Confusing times

The optimism that pervaded the Nepali psyche during the April Constituent Assembly election seems to be fading as people find it difficult to meet even their basic daily needs. The

price of basic commodities has rocketed; and people in western Nepal are facing an imminent famine owing to food shortage. On the other hand, some of the ministers who have already tendered their resignations continue to receive their salaries and perks and enjoy other previlidges that come with the job. Have these leaders lost their conscience?

Biren Rai, via e-mail

Better late

This is in reference to the news report “Fuel crisis disrupts House session” (THT, Aug 8). At long last, it seems that our representatives in the Constituent Assembly are ready to speak on behalf of common Nepalis who have been hit hard by the shortage of petroleum

products and other essential commodities.

This issue should have been taken up in the House much earlier. Our political leaders have been oblivious to the grievances of common Nepalis even as they claim to be building

a stable and prosperous Nepal.

Sital Kaji Shrestha, India

Red unity

It was a serious mistake on the part of CPN-Maoist to break its political alliance with CPN-UML at such a critical juncture in Nepali politics. This has served to strengthen anti-nationalist forces and disturbed the power equation, which now seems to have tilted in favour of political parties that do not give nationalism high priority.

In keeping with the mandate of April Revolution, it would be desirable for a communist alliance to lead the new government.

Ken Subedi, Biratnagar


The other day, a Nepali news channel featured a young woman who was smashing florescent tubes all over her body. At first sight, I praised the young lady for her dare-devilry inspired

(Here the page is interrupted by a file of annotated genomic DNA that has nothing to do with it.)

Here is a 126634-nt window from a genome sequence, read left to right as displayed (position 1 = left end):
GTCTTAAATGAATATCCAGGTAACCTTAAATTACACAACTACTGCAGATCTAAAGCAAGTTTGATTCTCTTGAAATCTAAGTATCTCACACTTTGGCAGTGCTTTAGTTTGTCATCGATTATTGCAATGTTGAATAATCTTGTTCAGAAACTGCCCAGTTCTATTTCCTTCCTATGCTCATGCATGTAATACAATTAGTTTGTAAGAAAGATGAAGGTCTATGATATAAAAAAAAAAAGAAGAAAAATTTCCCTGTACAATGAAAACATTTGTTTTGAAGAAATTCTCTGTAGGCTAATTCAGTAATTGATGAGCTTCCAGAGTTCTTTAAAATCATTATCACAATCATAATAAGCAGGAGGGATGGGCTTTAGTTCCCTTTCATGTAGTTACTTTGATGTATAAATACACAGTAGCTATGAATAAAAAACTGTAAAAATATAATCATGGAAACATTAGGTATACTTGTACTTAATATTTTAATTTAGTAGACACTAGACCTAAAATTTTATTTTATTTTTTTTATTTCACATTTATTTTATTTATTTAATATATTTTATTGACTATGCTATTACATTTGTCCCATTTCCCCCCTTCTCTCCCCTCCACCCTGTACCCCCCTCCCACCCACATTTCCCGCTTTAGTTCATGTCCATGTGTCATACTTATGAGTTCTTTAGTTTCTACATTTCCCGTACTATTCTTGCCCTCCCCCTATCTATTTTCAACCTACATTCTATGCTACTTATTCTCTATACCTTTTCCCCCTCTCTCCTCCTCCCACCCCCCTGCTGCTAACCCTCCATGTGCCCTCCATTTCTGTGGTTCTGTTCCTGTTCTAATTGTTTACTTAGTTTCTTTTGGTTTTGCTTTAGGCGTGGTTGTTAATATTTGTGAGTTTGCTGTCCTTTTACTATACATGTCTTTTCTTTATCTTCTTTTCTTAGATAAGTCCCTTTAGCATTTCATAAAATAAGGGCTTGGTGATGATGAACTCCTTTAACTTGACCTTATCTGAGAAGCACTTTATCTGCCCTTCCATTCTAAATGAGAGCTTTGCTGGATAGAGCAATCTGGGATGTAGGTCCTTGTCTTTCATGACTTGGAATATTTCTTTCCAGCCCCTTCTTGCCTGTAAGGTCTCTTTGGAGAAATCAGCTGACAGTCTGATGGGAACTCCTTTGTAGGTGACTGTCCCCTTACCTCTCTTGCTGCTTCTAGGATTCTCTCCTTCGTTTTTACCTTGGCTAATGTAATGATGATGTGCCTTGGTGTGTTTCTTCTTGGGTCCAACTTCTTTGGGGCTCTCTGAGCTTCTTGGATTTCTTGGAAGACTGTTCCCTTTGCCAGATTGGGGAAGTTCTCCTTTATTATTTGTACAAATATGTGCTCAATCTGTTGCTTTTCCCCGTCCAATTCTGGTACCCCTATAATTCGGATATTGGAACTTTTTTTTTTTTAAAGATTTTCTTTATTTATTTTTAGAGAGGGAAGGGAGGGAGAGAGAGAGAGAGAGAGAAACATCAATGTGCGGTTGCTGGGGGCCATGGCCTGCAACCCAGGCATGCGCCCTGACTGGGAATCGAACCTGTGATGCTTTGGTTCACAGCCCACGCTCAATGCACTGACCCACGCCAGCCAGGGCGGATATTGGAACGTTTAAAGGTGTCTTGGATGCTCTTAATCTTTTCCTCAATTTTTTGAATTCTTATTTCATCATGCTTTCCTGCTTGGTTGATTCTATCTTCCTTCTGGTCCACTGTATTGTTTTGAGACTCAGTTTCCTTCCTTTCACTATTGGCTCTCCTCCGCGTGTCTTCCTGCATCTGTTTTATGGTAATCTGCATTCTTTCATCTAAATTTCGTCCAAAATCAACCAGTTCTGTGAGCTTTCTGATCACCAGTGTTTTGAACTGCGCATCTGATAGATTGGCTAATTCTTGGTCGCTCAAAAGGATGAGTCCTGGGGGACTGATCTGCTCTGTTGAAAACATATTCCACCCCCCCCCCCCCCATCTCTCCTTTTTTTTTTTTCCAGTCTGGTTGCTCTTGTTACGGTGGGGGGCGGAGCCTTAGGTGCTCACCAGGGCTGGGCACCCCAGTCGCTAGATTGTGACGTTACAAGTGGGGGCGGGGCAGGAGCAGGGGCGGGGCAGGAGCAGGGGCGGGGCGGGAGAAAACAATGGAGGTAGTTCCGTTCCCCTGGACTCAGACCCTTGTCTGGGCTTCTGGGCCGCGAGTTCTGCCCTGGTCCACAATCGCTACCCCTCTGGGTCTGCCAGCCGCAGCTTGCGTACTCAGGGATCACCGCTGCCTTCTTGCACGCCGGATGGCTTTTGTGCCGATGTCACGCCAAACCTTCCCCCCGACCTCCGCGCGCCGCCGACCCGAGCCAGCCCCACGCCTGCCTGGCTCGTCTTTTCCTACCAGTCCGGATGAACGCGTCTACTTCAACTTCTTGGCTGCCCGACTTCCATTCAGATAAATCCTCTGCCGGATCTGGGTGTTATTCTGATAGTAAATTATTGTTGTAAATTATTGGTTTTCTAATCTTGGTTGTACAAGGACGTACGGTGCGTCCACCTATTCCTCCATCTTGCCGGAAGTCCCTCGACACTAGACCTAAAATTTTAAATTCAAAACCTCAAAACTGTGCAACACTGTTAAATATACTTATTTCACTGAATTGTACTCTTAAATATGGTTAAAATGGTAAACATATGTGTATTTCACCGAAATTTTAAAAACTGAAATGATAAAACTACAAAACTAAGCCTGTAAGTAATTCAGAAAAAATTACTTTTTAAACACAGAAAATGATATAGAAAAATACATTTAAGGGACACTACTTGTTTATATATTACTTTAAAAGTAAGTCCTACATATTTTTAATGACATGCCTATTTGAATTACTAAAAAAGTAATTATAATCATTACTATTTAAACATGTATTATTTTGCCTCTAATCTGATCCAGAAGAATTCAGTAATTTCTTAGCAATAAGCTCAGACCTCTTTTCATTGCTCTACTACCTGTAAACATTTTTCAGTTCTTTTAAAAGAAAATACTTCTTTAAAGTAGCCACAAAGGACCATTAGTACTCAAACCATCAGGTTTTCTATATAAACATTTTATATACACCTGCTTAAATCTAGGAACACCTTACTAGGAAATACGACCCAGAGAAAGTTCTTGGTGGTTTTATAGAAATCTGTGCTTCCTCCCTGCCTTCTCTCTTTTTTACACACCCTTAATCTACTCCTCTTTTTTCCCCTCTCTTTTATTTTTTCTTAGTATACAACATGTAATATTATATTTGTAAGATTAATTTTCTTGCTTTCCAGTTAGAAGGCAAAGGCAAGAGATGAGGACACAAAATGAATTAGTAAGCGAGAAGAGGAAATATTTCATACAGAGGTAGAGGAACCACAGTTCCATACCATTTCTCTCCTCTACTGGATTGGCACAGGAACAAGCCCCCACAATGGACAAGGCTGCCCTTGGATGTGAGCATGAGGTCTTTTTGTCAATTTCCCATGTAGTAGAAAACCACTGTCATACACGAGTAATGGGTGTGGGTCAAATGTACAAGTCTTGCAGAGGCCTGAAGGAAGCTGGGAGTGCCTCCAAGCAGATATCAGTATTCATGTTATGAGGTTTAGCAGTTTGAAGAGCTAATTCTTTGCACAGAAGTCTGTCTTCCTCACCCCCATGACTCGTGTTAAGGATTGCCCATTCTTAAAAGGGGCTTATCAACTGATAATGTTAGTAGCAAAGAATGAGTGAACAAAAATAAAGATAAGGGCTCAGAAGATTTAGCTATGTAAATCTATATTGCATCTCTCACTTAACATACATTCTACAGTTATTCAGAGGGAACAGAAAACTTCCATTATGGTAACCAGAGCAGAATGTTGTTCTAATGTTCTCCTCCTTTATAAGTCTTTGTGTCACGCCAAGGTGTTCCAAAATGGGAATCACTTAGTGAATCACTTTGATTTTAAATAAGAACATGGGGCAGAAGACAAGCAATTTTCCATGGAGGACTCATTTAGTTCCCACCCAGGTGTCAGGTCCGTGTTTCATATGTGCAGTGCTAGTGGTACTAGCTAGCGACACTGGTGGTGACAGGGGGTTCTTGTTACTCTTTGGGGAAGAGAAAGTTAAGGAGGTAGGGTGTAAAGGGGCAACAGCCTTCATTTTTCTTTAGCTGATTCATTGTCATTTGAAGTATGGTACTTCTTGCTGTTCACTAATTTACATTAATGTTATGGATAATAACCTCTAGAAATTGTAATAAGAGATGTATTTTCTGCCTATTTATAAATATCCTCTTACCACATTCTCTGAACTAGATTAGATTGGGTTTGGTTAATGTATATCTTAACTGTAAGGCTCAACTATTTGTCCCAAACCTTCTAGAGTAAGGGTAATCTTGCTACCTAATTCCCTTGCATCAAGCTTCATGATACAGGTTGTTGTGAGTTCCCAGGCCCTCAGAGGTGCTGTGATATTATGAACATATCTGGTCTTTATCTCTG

perhaps by television channels that glorify such acts. But after a while, the woman started bleeding all over and her only response to the pain was: “When walking on the path of

success, you get hurt but that shouldn’t bother you.” Now what kind of success was that?

There’s a thin line that divides courage from insanity. She wasn’t even participating in a TV show where she would win prizes for her death-defying stunts. News channels should not glorify such acts of madness.

Sheetal Shrestha, via e-mail

Natural gas

A vernacular daily recently reported about deposits of natural gas in certain areas of the capital. The natural gas deposits should be exploited to reduce the shortage of cooking fuel. I would like to suggest that foreign mining experts be brought to the country to explore and set up natural-gas plants.

Private companies and non-resident Nepalis in turn could be encouraged to invest in setting up of these plants. The right to exploit natural-gas deposits could go to the highest bidder.

Solar power, hydropower and night soil should also be considered potential sources of energy.

V P Sayami, Kathmandu